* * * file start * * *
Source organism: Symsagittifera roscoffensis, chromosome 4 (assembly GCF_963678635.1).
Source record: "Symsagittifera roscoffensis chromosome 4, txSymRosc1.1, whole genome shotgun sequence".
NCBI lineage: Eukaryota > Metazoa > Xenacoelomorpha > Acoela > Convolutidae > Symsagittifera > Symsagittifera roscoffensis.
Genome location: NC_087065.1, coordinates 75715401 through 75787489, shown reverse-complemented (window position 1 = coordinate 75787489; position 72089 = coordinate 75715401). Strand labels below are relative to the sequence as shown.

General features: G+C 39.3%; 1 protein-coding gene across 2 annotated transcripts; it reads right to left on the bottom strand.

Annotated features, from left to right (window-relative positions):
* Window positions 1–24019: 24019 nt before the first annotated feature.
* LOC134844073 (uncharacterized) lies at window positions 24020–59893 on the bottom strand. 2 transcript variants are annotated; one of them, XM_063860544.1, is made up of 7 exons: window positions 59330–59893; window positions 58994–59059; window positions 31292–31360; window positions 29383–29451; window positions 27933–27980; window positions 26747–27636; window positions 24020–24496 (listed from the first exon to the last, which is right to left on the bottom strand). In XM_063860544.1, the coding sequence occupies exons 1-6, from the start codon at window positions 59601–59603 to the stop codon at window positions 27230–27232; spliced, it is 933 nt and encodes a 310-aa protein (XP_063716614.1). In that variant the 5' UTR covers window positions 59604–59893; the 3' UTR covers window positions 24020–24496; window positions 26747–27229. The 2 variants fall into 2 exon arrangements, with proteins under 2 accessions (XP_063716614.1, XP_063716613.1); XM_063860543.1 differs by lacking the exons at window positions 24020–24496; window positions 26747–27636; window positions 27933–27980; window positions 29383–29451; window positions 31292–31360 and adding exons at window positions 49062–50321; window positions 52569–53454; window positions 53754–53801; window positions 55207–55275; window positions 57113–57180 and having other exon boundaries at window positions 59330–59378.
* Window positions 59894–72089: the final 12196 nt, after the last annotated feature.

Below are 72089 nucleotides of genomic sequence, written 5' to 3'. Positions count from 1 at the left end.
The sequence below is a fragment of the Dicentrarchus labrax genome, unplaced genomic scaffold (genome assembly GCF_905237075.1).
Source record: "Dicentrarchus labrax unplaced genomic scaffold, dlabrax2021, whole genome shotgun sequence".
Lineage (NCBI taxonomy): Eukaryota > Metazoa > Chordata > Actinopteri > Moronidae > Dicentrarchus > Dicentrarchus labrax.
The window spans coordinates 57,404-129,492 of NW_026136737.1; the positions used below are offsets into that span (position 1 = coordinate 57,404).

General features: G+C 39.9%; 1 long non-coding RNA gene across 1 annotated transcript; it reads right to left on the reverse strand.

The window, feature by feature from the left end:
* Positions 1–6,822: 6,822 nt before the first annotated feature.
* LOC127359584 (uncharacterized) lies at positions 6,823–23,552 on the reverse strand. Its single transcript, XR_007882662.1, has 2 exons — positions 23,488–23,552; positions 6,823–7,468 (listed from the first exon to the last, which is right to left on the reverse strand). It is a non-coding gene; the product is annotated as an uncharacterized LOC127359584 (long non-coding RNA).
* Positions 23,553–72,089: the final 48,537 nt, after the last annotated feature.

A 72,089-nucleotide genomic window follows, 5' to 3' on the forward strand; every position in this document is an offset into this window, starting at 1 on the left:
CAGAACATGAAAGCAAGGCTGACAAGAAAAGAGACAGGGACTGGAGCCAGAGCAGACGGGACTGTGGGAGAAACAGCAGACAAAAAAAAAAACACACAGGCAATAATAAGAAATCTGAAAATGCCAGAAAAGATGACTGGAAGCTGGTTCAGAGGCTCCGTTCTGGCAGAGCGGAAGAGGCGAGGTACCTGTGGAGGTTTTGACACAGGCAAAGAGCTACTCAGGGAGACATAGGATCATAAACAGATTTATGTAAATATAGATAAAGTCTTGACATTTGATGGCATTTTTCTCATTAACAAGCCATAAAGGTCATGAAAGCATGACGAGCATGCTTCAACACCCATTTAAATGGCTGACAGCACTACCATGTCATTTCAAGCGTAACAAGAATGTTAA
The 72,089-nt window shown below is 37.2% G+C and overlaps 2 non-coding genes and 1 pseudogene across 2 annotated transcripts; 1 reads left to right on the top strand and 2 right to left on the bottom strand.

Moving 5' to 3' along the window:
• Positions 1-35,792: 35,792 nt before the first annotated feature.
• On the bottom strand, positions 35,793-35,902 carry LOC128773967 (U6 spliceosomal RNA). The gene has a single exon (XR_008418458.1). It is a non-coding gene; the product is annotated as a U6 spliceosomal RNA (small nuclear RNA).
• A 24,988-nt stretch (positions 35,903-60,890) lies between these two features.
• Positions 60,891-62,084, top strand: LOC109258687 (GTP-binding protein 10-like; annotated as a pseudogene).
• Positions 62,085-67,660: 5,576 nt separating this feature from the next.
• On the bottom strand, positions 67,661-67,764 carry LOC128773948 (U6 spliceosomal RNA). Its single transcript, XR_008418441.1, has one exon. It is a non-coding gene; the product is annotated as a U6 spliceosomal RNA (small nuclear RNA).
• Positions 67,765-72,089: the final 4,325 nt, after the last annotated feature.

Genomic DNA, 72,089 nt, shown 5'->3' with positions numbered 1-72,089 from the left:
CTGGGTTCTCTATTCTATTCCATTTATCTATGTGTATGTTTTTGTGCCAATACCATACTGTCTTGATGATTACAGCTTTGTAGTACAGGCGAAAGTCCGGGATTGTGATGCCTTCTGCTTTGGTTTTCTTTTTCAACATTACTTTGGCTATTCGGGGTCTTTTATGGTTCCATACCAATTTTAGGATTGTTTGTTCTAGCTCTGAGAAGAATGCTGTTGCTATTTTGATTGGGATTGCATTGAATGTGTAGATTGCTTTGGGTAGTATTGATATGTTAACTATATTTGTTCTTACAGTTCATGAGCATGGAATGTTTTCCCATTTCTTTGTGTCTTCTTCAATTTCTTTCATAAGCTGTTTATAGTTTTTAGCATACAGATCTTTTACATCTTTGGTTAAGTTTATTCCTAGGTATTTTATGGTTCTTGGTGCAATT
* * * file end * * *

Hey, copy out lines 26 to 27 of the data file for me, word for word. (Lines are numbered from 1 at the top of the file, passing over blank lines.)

• A 24,988-nt stretch (positions 35,903-60,890) lies between these two features.
• Positions 60,891-62,084, top strand: LOC109258687 (GTP-binding protein 10-like; annotated as a pseudogene).